Vipul Shah, MD

New York Gastroenterologist Vipul Shah, MD of Digestive Disease Associates of Rockland in Pomona and Chief of Gastroenterology at Nyack Hospital discusses what you need to know about Colorectal Screenings.


Nyack, N.Y. February 20, 2014  - If you are 50 or older and haven’t yet been screened for colorectal cancer, March—National Colorectal Cancer Awareness Month—is a good time to make an appointment. Regular screening beginning at age 50 is the best way to prevent colorectal cancer.

A common colorectal screening test, a colonoscopy, can be used to remove polyps in the colon. These are small clumps of cells that form in the lining of the colon. Most polyps are harmless, but some can eventually become cancerous. Finding and removing polyps can be an effective way to prevent the development of colorectal cancer. If a person does have the cancer, screening can find it early before it has spread, when it is more treatable.

Colorectal cancer is the third most common cancer found in men and women in the United States (not counting skin cancer). It is the second leading cause of cancer-related deaths in men and women.  There were an estimated 102,480 cases of colon cancer and 40,340 rectal cancer cases last year, and 50,830 deaths of both types of cancer combined.       
                                             

People at average risk for colorectal cancer should use one of the three screening methods below:

  • Colonoscopy. This is the “gold standard” preferred method for colorectal cancer screening. The doctor uses a flexible, lighted tube called a colonoscope to look in the rectum and the entire colon. Samples of tissue may be collected for examination, or polyps may be removed. Colon polyps are small clumps of cells that form in the lining of the colon. Most polyps are harmless, but some can eventually become cancerous. This test should be done every 10 years.

  • Flexible sigmoidoscopy. During this procedure, a doctor uses a flexible, lighted tube called a sigmoidoscope to look in the rectum and lower part of the colon. It should be done every five years. If the test finds polyps or cancer, a colonoscopy should be done. Some doctors recommend sigmoidoscopy should be combined with an annual fecal occult blood test (see below).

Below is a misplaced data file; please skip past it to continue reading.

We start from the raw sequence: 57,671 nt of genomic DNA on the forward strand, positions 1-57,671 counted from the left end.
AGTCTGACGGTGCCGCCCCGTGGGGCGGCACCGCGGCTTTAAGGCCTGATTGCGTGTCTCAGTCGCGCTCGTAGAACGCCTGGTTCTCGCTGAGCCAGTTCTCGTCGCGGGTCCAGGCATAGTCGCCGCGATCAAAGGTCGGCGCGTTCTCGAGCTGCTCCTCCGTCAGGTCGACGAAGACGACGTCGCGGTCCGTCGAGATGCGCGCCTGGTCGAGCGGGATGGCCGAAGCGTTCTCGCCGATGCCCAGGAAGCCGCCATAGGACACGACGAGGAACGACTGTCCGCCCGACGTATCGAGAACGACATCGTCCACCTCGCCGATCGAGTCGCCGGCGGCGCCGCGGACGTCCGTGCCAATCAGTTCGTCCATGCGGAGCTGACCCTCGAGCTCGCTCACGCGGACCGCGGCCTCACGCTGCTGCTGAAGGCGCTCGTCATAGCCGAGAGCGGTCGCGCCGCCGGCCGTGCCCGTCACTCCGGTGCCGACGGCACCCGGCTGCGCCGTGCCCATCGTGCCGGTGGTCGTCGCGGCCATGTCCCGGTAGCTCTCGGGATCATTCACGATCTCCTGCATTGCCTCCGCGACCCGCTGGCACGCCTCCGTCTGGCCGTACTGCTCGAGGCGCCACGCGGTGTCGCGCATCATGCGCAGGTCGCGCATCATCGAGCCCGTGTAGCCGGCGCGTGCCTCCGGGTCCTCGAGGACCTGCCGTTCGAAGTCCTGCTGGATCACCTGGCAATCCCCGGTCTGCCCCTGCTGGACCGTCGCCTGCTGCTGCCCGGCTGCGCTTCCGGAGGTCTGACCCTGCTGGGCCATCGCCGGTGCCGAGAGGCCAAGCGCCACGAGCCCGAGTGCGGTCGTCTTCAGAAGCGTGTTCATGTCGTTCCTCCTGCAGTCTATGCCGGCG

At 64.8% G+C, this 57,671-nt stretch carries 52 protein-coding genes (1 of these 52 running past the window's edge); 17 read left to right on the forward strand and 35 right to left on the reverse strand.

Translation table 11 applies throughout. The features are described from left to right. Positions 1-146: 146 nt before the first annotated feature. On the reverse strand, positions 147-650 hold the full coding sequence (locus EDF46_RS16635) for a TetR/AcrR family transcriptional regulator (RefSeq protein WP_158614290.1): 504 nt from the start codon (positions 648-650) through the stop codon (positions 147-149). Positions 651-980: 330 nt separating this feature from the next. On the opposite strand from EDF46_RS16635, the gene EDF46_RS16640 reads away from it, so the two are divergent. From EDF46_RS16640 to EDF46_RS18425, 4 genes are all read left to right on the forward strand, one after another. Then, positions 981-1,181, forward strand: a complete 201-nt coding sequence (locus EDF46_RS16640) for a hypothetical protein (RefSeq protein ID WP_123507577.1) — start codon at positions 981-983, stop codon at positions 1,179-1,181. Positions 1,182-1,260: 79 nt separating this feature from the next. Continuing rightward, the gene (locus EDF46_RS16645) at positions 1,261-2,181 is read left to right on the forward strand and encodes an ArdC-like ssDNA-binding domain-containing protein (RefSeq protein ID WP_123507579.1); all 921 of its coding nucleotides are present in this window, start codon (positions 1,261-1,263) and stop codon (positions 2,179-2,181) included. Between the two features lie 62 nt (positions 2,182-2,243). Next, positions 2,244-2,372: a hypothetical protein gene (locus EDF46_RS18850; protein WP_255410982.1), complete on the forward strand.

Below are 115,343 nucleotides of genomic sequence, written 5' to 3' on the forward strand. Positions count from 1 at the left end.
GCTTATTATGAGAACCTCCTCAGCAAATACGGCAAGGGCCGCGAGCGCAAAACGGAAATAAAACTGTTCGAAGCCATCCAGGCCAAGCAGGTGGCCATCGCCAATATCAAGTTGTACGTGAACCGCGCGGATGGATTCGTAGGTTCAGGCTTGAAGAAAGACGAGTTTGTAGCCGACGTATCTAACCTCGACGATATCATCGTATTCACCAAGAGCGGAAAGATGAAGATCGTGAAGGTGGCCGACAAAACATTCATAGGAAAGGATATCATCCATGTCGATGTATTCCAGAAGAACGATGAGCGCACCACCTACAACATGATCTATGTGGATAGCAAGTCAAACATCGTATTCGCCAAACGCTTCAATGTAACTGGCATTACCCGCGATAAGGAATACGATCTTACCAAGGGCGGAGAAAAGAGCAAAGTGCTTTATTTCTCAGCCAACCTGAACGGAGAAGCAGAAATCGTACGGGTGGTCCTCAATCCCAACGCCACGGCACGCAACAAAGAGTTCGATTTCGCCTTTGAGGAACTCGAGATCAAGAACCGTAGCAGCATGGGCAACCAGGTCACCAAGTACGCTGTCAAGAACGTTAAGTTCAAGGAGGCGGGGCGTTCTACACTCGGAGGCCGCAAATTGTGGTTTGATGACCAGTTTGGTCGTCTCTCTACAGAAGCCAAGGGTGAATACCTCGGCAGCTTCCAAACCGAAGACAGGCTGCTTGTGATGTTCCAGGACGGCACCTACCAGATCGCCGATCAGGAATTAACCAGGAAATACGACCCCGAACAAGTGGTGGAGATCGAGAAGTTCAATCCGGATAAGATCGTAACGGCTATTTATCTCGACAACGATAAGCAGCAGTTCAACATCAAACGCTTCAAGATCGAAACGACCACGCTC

• Fecal Immunochemical Test (FIT) or High-sensitivity fecal occult blood test (FOBT). These tests check for hidden blood or its protein in stool samples. It should be done every year. If the test is positive, a colonoscopy should be done.

People at higher risk of developing colorectal cancer should begin screening earlier and may need to be tested more frequently. People at higher risk are those who have a close relative who has had colorectal polyps or colorectal cancer, or who have had polyps or who have a history of the colon cancer themselves; people with inflammatory bowel disease; and those who have genetic syndromes such as familial adenomatous polyposis, an inherited condition that causes polyps to form in the large intestine and in the upper part of the small intestine.
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Talk with your doctor about when you should begin colorectal cancer screening and how often you should be tested.

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Nyack Hospital is a 375-bed community acute care medical and surgical hospital located in Rockland County, NY. Founded in 1895, it is a member of the New York-Presbyterian Healthcare System, an affiliate of Columbia University College of Physicians and Surgeons, and has partnered with Touro College of Osteopathic Medicine providing clinical rotations to third-year medical students. Its mission is to provide competent, innovative and accessible emergency and acute care services to the residents of Rockland County and surrounding areas.